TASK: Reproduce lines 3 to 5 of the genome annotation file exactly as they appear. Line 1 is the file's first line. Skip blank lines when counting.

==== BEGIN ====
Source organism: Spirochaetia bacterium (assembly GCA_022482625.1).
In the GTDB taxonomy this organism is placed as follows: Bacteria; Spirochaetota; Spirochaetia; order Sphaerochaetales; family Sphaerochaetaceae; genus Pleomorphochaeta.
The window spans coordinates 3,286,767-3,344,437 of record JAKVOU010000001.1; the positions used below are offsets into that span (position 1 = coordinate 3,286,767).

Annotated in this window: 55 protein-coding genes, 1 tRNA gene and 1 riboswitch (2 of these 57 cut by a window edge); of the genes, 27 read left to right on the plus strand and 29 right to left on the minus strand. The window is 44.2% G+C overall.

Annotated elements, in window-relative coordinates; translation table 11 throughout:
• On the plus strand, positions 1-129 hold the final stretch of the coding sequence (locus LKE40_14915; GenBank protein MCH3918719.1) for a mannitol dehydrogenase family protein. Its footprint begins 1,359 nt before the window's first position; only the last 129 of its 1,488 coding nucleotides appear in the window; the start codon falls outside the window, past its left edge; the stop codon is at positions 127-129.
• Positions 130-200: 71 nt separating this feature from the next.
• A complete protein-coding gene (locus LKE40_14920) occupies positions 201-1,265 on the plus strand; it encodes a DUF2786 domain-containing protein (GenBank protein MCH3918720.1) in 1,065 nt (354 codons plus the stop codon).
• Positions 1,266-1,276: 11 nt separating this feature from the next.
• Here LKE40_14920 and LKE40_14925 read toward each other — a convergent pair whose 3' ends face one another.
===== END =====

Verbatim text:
The window spans coordinates 3,286,767-3,344,437 of record JAKVOU010000001.1; the positions used below are offsets into that span (position 1 = coordinate 3,286,767).

Annotated in this window: 55 protein-coding genes, 1 tRNA gene and 1 riboswitch (2 of these 57 cut by a window edge); of the genes, 27 read left to right on the plus strand and 29 right to left on the minus strand. The window is 44.2% G+C overall.

Annotated elements, in window-relative coordinates; translation table 11 throughout: